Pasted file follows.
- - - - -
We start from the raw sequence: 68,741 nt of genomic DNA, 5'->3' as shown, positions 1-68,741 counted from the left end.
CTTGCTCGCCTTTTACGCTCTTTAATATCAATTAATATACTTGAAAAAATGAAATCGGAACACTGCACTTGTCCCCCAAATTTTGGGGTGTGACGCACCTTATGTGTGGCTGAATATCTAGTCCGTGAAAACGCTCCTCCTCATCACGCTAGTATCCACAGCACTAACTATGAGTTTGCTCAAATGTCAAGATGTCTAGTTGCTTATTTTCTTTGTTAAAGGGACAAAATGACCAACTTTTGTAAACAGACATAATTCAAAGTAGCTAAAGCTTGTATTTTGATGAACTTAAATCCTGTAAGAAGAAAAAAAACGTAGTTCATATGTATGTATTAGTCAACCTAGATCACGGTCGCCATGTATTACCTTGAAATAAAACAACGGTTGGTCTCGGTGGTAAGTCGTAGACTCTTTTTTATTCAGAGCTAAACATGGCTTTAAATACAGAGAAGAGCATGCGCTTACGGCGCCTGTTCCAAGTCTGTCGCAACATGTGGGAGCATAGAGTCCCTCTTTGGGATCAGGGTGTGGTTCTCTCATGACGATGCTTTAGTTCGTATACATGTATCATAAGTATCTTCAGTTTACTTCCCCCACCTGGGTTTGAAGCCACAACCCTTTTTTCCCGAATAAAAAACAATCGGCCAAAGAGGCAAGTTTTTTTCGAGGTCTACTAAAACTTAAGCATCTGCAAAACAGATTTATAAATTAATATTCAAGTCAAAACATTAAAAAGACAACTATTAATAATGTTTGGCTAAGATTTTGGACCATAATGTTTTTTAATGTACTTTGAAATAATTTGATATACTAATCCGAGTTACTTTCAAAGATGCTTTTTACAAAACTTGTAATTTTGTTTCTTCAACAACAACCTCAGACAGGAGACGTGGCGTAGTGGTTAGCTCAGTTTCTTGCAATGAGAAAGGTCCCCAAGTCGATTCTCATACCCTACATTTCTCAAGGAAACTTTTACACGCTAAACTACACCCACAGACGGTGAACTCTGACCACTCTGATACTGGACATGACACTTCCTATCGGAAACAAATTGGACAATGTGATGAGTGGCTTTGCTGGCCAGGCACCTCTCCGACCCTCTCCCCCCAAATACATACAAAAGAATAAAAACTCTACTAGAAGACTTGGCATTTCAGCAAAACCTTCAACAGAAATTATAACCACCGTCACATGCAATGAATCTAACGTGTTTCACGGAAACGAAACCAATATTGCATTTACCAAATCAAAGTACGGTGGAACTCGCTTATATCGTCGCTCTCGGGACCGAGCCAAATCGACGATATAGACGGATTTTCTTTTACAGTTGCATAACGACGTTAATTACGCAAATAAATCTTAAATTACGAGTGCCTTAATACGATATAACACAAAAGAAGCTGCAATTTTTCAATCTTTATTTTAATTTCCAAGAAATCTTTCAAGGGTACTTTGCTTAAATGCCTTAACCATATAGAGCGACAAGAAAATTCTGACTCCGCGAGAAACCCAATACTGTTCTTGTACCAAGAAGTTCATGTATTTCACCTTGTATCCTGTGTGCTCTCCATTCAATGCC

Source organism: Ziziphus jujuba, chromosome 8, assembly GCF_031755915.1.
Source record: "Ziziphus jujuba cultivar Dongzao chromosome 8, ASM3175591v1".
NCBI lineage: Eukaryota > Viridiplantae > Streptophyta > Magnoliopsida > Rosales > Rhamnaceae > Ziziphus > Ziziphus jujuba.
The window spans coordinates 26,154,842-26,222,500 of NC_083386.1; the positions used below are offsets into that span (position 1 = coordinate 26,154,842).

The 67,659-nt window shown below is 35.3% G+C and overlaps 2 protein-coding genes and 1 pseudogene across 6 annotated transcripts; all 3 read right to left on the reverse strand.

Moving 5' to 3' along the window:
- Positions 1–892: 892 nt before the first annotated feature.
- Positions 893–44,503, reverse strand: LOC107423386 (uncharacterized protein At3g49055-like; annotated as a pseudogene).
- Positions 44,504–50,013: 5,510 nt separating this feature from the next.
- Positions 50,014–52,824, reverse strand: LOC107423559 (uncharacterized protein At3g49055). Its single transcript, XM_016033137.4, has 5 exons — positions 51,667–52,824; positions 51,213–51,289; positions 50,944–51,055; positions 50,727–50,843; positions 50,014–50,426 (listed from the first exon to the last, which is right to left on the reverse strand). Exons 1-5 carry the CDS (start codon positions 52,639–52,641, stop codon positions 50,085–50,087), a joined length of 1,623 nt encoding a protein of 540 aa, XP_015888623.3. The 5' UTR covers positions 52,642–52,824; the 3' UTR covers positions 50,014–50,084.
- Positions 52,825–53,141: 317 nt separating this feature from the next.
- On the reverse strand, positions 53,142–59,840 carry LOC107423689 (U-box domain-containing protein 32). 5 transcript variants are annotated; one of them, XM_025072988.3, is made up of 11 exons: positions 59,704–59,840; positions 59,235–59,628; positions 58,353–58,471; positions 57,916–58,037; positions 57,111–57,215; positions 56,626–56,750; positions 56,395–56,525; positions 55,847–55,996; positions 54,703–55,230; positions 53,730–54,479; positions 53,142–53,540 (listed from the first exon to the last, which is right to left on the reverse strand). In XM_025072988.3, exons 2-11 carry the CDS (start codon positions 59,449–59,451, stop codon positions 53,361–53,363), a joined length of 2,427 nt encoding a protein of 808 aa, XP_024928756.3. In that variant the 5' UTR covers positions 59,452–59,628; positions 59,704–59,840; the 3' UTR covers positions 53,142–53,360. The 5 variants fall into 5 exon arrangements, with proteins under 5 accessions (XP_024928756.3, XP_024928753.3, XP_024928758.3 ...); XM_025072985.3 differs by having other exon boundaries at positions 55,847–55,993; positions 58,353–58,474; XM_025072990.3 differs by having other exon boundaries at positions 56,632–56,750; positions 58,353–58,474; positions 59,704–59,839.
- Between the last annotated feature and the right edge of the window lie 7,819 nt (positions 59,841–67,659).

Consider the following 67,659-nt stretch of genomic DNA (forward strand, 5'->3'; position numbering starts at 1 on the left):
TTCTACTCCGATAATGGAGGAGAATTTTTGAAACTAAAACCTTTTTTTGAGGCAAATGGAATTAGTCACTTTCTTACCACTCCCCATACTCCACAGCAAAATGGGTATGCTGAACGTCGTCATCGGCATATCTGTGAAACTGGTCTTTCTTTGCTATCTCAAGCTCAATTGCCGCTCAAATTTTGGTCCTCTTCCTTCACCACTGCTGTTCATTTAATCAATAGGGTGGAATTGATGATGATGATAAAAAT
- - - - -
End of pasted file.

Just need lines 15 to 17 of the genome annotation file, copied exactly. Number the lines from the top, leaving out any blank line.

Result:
- Between the last annotated feature and the right edge of the window lie 7,819 nt (positions 59,841–67,659).

Consider the following 67,659-nt stretch of genomic DNA (forward strand, 5'->3'; position numbering starts at 1 on the left):
TTCTACTCCGATAATGGAGGAGAATTTTTGAAACTAAAACCTTTTTTTGAGGCAAATGGAATTAGTCACTTTCTTACCACTCCCCATACTCCACAGCAAAATGGGTATGCTGAACGTCGTCATCGGCATATCTGTGAAACTGGTCTTTCTTTGCTATCTCAAGCTCAATTGCCGCTCAAATTTTGGTCCTCTTCCTTCACCACTGCTGTTCATTTAATCAATAGGGTGGAATTGATGATGATGATAAAAAT